Chapter 1: Homeostasis Flashcards Preview

ONLINE PHYSIOLOGY > Chapter 1: Homeostasis > Flashcards

Flashcards in Chapter 1: Homeostasis Deck (51):
1

Physiology

the study of how the body functions. Many levels and integration (work together)

2

Pathophysiology

the physiologic basis of disease

3

Levels of organization

1) chemical
2) organelles
3) cells
4) tissues
5) organs
6) organ systems
7) organisms

4

Chemical level of organization

most simple level

5

Cells

basic structural and functional units of life (differentiate during development)
- 4 main types: muscle, nerve, connective tissue, and epithelial

6

Muscle cells

contract and generate movement

7

Nerve cells

initiate and conduct electrical signals

8

Connective Tissue Cells

connect, anchor, and support structures in the body

9

Epithelial Cells

- Selective, secretion, and absorption of ions and organic molecules and for protection.
- Cover and line the body's surface.
- Make glands and form absorptive cells in intestines and kidneys

10

Tissues

Groups of differentiated cells with similar properties
- 4 types: muscle (skeletal muscle/cardiac muscle/smooth muscle), nerve tissue, connective tissue, epithelial

11

Muscle Tissues

- contract and generate movement of certain muscles
- 3 types: skeletal, cardiac, smooth

12

Skeletal muscle tissue

movement of entire body

13

Cardiac muscle tissue

contraction of the heart

14

Smooth muscle tissue

movement of internal organs

15

Nerve tissue

makes up brain, spinal cord, and nerves

16

Connective tissue

bone, cartilage, and blood

17

Epithelial tissue

covers and lines body and lines organs and intestines

18

Organs

structures composed of 2+ tissues that perform a specific function and usually have a recognizable shape (i.e. heart, brain, lungs, liver, kidneys)

19

Functional Units of Organs

responsible for performing actual function of the organ (i.e. the nephron of a kidney)

20

Organ systems

collection of organs that work together to perform an overall function

21

Organism

most complex level of organization. Collection of organ systems that work together.

22

Internal environment

fluids that surround the cells and exist in blood

23

Fluid compartments

extracellular and intracellular

24

Extracellular fluid

- outside the cell
- plasma component: 20-25% fluid in blood vessel
- interstitial fluid: 75-80% directly surrounds cells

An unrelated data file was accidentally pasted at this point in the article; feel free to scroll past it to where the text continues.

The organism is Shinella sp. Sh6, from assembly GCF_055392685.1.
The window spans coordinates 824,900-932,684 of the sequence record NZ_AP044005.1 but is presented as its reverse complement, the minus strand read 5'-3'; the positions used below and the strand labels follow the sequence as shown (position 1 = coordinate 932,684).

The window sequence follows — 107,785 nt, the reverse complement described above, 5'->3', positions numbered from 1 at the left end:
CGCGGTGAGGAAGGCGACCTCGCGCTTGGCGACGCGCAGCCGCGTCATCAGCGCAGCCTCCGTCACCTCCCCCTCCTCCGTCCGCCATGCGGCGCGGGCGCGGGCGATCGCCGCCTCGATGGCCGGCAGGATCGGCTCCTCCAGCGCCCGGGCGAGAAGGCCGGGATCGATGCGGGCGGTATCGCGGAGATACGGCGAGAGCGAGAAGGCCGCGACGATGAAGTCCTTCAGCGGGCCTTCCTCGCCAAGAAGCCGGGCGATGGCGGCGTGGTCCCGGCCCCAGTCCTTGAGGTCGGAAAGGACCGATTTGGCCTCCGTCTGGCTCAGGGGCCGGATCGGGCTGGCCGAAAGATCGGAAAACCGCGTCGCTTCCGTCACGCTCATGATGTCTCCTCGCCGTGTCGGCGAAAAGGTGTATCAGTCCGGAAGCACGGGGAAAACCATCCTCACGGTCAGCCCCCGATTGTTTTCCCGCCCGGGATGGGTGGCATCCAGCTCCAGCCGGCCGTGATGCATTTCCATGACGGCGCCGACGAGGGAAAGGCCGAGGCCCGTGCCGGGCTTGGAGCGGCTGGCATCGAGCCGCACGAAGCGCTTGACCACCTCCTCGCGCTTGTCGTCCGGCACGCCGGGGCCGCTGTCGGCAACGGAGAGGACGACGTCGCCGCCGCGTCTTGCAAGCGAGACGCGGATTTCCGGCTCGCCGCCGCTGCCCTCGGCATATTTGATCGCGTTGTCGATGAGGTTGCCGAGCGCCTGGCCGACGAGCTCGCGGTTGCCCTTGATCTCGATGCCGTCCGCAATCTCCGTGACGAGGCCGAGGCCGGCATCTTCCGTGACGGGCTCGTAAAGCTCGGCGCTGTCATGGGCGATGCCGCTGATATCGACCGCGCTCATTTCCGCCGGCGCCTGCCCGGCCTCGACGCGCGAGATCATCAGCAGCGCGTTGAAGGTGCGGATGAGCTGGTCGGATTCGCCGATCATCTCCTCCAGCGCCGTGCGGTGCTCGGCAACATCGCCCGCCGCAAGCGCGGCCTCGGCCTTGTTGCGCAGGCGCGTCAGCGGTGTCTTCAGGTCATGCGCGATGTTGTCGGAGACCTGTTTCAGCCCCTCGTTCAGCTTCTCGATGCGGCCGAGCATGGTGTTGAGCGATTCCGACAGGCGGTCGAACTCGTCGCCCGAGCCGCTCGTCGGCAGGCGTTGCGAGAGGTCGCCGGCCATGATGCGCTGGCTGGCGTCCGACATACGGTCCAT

25

Intracellular fluid

fluid within cells

26

Compartmentilization

achieved via barriers (regulation of the movement of substances between compartments)
- capillary membrane only lets certain things through

27

Body water

- 55-60% body weight in males (less in females because more fat and fat has less water in it)
- 2/3 body water is intracellular, 1/3 extracellular

28

Homeostasis

- Maintenance of relatively stable internal environment
- physiology variables maintained in narrow range of 'normal' that fluctuates around a setpoint
- compensatory mechanisms restore conditions
- dynamic process. Detects and responds to deviations in physio variables

29

Negative feedback

- MOST COMMON
- response moves variable in opposite direction of original stimulus
- moves back toward normal setpoint

30

Positive feedback

- exacerbates effect of original stimuli
- accelerates a physiological pro
- pregnant lady increases uterine contractions

31

Feedforward Regulation

- produces responses that improve the speed of homeostatic responses and minimizes deviation of the regulated variable from the set point
- anticipates changes in regulated variables
- minimizes distance to setpoint

32

Resetting of set points

- not all set points are static
- some may change or be reset for health purposes (i.e. get fever to kill viruses)

33

Homeostatic control systems

- are reflexes

34

Reflex and reflex arcs

- reflex: specific involuntary responses to a particular stimulus
- reflex arc: pathway mediating the reflex with 3 components (receptor, integrating center, and effector)

35

Stimulus

change in environment

36

Receptor

detects change from stimuli
- very specific

37

integrating center

recieves input from receptor and determines the change need to be made to fix it.
- determines the response

38

Effector

produces the response that changes the variable (usually a muscle or gland)

39

Response

actual response/change that occurs

40

Organ system that controls homeostasis

- nervous and endocrine systems

41

Nervous system control of homeostasis

nerve reflexes

42

Endocrine system control of homeostasis

hormones that circulate through blood and stimulate specific target cells
(i.e. endocrine systems = integrating center and hormones = effectors)

43

Four chemical messengers that maintain homeostasis

hormones, neurotransmitters, paracrine substances, and autocrine substances

44

Hormones and Neurotransmitters

systemic levels

45

Paracrine substances

- locally
- paracrine released into the interstitial fluid by cells and effect nearby cells

46

Autocrine substances

affect the cells that release them

47

Three states of total-body balance

- negative balance
- positive balance
- stable balance

48

Negative balance

- loss exceeds gain (amount decreases overall)

49

Positive balance

- gain exceeds loss (amount increases overall)

50

Stable balance

- gain equals loss (amount stays the same)

51

pool

- body's readily available quantity of substance (amount present in ECF)
- total amount of substance in body depends on the relative rates of net gain and net loss for particular substance
- pool concentration depends on both total amount of substance in the body and upon exchanges of the substance within the body
- potential inputs and outputs can effect the pool of a material